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As we all become used to the new normal of working from home, social distancing, and seeing less of our family and friends, it may be time to face the facts and realize that the way the working world was before Covid-19 is likely to be very different after.
One reason is that many of us are now working from home and face the prospect of it becoming something more permanent, even if it’s in a hybrid way. Working from home was an unfamiliar way of working and can lead to bad habits. It’s important to address these bad habits and make sure you’re looking after your health through these changes.
If you were used to working in an office before social distancing, then you were likely very used to a structured day. There is a very fine balance between the work you complete, the meetings you attend, and the breaks you need to refuel. If you can apply the same structure to your work life at home, then you’re likely to be in a productive routine. There is always going to be flight hiccups, however, if you keep to your structure, working from home may provide you with a real sense of accomplishment.
Below, let’s look at some of the ways you can look after your health and stay productive, even if you’re dealing with distractions such as pets, the TV, and children.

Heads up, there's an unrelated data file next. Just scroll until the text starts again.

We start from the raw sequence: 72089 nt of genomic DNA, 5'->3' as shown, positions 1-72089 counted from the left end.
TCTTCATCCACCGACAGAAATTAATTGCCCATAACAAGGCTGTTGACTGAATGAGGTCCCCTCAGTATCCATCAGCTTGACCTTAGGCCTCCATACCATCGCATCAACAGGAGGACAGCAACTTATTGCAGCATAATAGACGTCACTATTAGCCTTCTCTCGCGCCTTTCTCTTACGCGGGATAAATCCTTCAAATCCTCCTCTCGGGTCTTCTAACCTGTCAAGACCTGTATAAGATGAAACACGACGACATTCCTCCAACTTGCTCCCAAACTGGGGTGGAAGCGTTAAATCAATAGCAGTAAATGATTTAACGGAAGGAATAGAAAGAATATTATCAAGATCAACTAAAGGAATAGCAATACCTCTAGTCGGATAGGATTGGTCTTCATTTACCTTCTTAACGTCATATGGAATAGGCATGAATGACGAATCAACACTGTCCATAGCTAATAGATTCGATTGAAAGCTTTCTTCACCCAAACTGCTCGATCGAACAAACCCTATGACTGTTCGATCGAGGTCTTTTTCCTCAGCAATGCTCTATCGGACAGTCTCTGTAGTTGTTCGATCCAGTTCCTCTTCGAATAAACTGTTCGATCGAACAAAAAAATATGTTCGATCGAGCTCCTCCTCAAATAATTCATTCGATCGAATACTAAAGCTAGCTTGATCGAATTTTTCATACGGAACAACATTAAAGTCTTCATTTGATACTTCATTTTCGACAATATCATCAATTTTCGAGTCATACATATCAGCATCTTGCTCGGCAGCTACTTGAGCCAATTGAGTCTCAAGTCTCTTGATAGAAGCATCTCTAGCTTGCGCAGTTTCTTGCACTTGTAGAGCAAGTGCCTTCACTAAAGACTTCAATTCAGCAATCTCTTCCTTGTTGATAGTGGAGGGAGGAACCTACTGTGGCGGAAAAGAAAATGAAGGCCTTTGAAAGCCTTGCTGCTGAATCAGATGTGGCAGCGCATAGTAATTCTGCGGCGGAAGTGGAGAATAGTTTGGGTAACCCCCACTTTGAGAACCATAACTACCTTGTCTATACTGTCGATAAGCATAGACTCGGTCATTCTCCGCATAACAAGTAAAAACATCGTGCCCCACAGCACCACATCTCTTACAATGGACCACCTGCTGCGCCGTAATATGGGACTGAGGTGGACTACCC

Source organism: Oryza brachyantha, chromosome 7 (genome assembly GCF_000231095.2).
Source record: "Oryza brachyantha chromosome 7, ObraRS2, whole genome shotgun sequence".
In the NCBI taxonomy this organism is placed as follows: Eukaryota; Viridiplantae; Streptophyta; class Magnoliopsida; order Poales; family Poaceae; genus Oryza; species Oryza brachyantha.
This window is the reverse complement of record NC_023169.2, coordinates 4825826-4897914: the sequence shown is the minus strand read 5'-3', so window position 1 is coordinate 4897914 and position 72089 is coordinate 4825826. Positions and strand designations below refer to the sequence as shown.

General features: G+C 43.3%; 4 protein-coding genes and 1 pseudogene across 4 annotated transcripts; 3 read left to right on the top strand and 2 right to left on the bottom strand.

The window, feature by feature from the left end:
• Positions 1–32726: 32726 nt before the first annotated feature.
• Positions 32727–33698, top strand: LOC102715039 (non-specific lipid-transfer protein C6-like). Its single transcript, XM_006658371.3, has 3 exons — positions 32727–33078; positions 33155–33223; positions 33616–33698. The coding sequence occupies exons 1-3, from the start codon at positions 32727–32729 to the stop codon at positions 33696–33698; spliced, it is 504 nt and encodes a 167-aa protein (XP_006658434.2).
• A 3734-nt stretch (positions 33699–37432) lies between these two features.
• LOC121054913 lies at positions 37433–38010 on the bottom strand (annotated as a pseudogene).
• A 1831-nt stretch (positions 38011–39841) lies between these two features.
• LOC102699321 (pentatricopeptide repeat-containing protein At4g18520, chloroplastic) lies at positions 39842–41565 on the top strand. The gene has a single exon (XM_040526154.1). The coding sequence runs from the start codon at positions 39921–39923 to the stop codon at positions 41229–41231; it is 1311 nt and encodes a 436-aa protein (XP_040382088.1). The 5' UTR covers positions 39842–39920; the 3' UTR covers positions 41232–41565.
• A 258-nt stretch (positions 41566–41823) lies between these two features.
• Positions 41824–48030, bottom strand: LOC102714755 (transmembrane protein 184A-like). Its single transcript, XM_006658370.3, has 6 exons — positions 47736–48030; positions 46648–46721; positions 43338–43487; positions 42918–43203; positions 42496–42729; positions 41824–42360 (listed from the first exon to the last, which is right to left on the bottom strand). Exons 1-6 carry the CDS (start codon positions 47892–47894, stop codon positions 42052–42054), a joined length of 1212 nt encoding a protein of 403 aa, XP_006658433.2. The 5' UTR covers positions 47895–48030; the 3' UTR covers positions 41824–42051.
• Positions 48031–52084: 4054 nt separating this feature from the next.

Have A Working Zone
You need to have a dedicated workspace when you work from home. It doesn’t matter how optimistic you are, if you don’t set yourself a working zone, then you’re likely to succumb to distraction after distraction and hardly get anything done. This space ideally needs to be free of distraction and interruptions as well as comfortable. If you don’t have a separate room that you use, you may need to think creatively. Find an area in your home that you can identify as your own and claim as your working zone, at least until you can return to the office. It may be the corner of the dining room or living room, or even the end of the kitchen table if you know it’s only going to be temporary.
You just need to ensure that you’re ready to work and that your distractions are to a minimum. You should see your home as a safe environment where you’re able to concentrate, focus, and make uninterrupted phone calls, getting your normal work done. Having a dedicated working zone also means you can walk away from your work at the end of the day and switch off properly as you would if you were leaving the office.
Keep Away From Pain And Strain
Although it may be tempting to sit on your bed or sofa to complete your work, this is less than ideal. You need to have a chair that properly supports your back. Think about being in the office, you usually have an assessment to make sure you aren’t causing yourself any injuries, so you should apply the same to working from home. If you’re working from your computer all day, practice good posture and make sure you stretch often so you can avoid shoulder and neck injuries.
If you usually use a standing desk at work, ask if you are able to bring it home. Sitting at your desk for long hours has been linked to obesity, disease, and diabetes. If no standing desk is available, make sure you take regular breaks and walk a little bit every hour. You could also try some of these exercises: